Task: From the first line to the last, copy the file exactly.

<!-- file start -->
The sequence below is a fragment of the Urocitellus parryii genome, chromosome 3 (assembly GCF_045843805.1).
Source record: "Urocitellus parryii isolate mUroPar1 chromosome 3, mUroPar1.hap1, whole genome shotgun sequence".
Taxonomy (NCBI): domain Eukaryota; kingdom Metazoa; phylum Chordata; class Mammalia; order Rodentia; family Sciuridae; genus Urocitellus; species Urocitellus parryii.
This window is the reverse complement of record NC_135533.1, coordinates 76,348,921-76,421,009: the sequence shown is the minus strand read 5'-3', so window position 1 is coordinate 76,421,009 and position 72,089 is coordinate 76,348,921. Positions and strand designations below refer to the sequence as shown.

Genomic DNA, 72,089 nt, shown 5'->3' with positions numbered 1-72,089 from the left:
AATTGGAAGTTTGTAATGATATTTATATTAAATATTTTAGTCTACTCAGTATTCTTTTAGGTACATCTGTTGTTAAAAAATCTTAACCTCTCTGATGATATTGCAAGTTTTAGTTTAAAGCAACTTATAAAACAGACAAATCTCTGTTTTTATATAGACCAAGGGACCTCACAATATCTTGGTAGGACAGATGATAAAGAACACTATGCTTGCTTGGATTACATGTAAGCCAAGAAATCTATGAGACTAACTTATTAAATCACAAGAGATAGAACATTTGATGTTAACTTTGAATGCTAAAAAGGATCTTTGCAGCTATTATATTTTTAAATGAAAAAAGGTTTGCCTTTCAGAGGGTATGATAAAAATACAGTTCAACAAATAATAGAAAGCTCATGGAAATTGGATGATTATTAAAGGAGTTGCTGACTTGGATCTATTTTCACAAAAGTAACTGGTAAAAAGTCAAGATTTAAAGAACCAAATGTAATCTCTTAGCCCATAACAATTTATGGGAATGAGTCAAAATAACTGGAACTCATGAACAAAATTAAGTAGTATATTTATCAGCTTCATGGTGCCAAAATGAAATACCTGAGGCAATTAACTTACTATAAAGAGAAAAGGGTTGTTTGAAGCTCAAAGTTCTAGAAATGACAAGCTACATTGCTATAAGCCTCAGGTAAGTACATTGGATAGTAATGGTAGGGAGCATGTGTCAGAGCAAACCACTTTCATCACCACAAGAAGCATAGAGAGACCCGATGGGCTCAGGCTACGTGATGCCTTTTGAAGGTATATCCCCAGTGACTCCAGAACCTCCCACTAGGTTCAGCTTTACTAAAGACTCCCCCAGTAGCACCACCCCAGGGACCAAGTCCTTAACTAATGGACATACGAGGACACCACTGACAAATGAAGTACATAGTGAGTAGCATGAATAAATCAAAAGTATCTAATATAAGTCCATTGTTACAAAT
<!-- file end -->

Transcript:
The sequence below is a fragment of the Urocitellus parryii genome, chromosome 3 (assembly GCF_045843805.1).
Source record: "Urocitellus parryii isolate mUroPar1 chromosome 3, mUroPar1.hap1, whole genome shotgun sequence".
Taxonomy (NCBI): domain Eukaryota; kingdom Metazoa; phylum Chordata; class Mammalia; order Rodentia; family Sciuridae; genus Urocitellus; species Urocitellus parryii.
This window is the reverse complement of record NC_135533.1, coordinates 76,348,921-76,421,009: the sequence shown is the minus strand read 5'-3', so window position 1 is coordinate 76,421,009 and position 72,089 is coordinate 76,348,921. Positions and strand designations below refer to the sequence as shown.

Genomic DNA, 72,089 nt, shown 5'->3' with positions numbered 1-72,089 from the left:
AATTGGAAGTTTGTAATGATATTTATATTAAATATTTTAGTCTACTCAGTATTCTTTTAGGTACATCTGTTGTTAAAAAATCTTAACCTCTCTGATGATATTGCAAGTTTTAGTTTAAAGCAACTTATAAAACAGACAAATCTCTGTTTTTATATAGACCAAGGGACCTCACAATATCTTGGTAGGACAGATGATAAAGAACACTATGCTTGCTTGGATTACATGTAAGCCAAGAAATCTATGAGACTAACTTATTAAATCACAAGAGATAGAACATTTGATGTTAACTTTGAATGCTAAAAAGGATCTTTGCAGCTATTATATTTTTAAATGAAAAAAGGTTTGCCTTTCAGAGGGTATGATAAAAATACAGTTCAACAAATAATAGAAAGCTCATGGAAATTGGATGATTATTAAAGGAGTTGCTGACTTGGATCTATTTTCACAAAAGTAACTGGTAAAAAGTCAAGATTTAAAGAACCAAATGTAATCTCTTAGCCCATAACAATTTATGGGAATGAGTCAAAATAACTGGAACTCATGAACAAAATTAAGTAGTATATTTATCAGCTTCATGGTGCCAAAATGAAATACCTGAGGCAATTAACTTACTATAAAGAGAAAAGGGTTGTTTGAAGCTCAAAGTTCTAGAAATGACAAGCTACATTGCTATAAGCCTCAGGTAAGTACATTGGATAGTAATGGTAGGGAGCATGTGTCAGAGCAAACCACTTTCATCACCACAAGAAGCATAGAGAGACCCGATGGGCTCAGGCTACGTGATGCCTTTTGAAGGTATATCCCCAGTGACTCCAGAACCTCCCACTAGGTTCAGCTTTACTAAAGACTCCCCCAGTAGCACCACCCCAGGGACCAAGTCCTTAACTAATGGACATACGAGGACACCACTGACAAATGAAGTACATAGTGAGTAGCATGAATAAATCAAAAGTATCTAATATAAGTCCATTGTTACAAAT